Many of us who have been abiding by COVID-19 protocols, including wearing masks in public, have had to deal with a whole range of emotions: denial, anger, depression, etc.
And not to make light of anyone’s situation, because the whole polarized political scene in the U.S. today is complicating all our lives, but even our escapist hobbies and entertainment – live music events, going to the cinema – may not be able to provide respite any time soon.
For many, a favorite diversion typically begins in mid-July when teams from the National Football League begin seasonal training camps. In 2019, for example, the Seattle Seahawks began their pre-season camp at Renton’s Virginia Mason Athletic Center for rookies on July 17 and July 24 for veterans.
Like everything about this year, COVID-19 may delay or even cancel NFL camps, pre-season games, and possibly the entire season.
As of the time of this writing in early July, the league has been looking at these factors on a day-to-day basis, and oddsmakers are hedging their bets whether a full or partial season will truly kick off as scheduled on Sept. 10.
When or if players do report back, plan to see health restrictions on individual teams.
DeMaurice Fitzgerald Smith, executive director of the NFL Players Association, said player health and safety is guiding the league, rather than team revenue or fan demands.
“Our priority is always going to be the health and safety” he said in May. “There is a long list of hurdles we have to get over and things we have to watch and check. We just continually seek out information to be informed.”
COVID-19 protocols, however, aren’t the only new thing that the NFL will be addressing this season, assuming a season happens.
On March 15, the league and the players union ratified a 10-year labor agreement that also included a change in cannabis policies.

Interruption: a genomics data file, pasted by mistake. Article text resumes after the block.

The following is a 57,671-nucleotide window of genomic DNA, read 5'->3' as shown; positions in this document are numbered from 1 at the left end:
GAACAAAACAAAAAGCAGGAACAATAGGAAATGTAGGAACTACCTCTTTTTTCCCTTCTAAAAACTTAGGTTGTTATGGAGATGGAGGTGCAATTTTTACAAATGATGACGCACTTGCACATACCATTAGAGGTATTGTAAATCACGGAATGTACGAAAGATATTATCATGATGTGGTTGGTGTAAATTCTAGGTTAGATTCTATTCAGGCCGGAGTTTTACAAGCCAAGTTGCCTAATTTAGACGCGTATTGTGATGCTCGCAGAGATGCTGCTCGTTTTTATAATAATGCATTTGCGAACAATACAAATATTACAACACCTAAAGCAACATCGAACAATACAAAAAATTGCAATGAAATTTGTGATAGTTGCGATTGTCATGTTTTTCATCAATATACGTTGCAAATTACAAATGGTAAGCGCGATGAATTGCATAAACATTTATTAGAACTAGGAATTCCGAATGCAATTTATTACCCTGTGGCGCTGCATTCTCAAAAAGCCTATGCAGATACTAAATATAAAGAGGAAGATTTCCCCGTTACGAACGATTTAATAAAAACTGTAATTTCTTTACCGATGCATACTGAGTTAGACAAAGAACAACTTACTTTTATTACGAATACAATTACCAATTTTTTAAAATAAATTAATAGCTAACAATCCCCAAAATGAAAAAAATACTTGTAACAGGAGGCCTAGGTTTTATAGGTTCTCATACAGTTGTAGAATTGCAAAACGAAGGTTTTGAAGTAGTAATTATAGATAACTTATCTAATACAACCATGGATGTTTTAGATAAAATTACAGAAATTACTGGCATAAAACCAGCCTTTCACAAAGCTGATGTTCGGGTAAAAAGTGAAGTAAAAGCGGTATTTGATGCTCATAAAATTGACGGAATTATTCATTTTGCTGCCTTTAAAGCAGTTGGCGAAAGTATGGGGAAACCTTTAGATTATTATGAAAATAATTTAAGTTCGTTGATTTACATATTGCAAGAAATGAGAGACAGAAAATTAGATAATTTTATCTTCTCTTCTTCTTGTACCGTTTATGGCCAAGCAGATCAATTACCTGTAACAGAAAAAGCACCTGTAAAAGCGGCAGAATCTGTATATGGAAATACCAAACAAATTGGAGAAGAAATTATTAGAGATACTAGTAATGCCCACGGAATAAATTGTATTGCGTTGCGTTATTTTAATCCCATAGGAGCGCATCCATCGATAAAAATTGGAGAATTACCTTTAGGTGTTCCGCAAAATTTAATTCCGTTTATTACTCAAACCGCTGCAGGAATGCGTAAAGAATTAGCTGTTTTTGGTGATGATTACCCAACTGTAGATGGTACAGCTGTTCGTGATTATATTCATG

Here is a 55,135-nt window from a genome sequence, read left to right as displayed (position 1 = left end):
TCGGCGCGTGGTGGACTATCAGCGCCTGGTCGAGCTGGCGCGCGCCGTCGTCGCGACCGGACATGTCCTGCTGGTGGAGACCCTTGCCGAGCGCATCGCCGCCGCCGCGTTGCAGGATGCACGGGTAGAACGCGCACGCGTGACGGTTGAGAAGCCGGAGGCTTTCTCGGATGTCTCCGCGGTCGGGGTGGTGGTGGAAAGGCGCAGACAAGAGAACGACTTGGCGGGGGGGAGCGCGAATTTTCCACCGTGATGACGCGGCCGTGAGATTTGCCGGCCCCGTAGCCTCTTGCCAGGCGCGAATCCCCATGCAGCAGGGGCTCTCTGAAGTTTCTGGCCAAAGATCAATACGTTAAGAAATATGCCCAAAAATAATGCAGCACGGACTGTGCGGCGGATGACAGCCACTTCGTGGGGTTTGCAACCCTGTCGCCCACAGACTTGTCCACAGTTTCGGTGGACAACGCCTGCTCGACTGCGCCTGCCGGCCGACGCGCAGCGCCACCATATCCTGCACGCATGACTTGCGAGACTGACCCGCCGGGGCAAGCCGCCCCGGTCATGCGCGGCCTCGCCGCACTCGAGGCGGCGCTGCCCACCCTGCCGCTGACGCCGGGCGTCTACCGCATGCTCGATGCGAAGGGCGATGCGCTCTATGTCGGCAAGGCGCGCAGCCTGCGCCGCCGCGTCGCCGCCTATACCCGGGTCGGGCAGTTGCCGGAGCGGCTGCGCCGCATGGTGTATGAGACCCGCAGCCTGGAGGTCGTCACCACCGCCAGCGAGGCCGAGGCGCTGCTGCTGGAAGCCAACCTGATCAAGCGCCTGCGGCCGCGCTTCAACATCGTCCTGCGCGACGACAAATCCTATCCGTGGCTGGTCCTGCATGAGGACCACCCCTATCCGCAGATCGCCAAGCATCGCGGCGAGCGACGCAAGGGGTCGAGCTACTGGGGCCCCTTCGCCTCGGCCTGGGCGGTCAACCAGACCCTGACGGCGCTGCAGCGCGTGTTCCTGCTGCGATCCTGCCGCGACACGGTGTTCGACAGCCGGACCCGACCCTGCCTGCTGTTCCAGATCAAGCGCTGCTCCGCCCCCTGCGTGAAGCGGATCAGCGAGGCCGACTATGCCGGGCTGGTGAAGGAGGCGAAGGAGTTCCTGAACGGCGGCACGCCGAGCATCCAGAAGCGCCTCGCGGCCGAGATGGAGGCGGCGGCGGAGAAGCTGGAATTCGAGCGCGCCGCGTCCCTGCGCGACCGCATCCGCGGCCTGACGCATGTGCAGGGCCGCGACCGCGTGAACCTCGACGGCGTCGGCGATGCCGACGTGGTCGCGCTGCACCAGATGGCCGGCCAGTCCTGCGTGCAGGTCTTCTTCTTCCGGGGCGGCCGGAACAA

According to the New York Times, NFL players who test positive for marijuana “will no longer be suspended.” Testing will be limited to the first two weeks of training camp, and the level of THC required to achieve a positive test “will be raised fourfold.”
In relaxing its rule on cannabis usage, the NFL both reflected changes already instituted by professional baseball and basketball leagues and adheres to a larger cultural acceptance of cannabis as a recreational drug and medical aid.
According to the Times, Major League Baseball in December relegated marijuana to the same category as alcohol.
The National Hockey League requires no punishment for a positive test. National Basketball Association players face the harshest requirements: They are required to take four tests during the season, one positive leads to a drug program, second involves a $25,000 fine and a third can lead to a five-game suspension.
Regarding the NFL’s new policy, Paul Haagen, co-director of the Center for Sports Law and Policy at Duke University, told the Times, “There is a generalized sense that the fans don’t care about the issue, so it’s possible to appear progressive.”
This isn’t to say that the league has approved all use of cannabis. Depending on the number of positive tests, players can be fined several weeks of salary. And some teams – the Green Bay Packers and Tennessee Titans – operate in states where cannabis use is still deemed illegal.
Both the league and the players association will continue to study the effects of marijuana, which some experts have said is a suitable substitute for prescription opioids, the use of which in a number of cases have led to dangerous addictions.
As Seattle Times columnist Larry Stone wrote in late 2019, “The recuperative benefits of marijuana aren’t definitive, but there are certainly strong indications that it helps the body deal with pain – and pro football players are in constant pain. It’s certainly a much better route to go than opioids, the prevalent means of pain management in the NFL. One need look no longer than the national opioid epidemic to see the dangers therein.”
Which, to finish the argument, is something to which 10-year NFL veteran Jake Plummer can attest. The Boise native who now lives in Sandpoint discovered the benefits of cannabis, especially CBD, when he played for the Denver Broncos between 2003 and 2006.
In a May interview with Fannbuzz.com, “The inflammation in my joints that stiffened up in the cold winter months was gone. The random headaches that would throb behind my eyes to the beat of my heart? Gone. I still eat gluten and sugar, I still enjoy a cold brew or two. The only thing different? CBD.”
Dan Webster is a former Spokesman-Review staff writer who is a community producer for Spokane Public Radio and a blogger for Spokane7.com.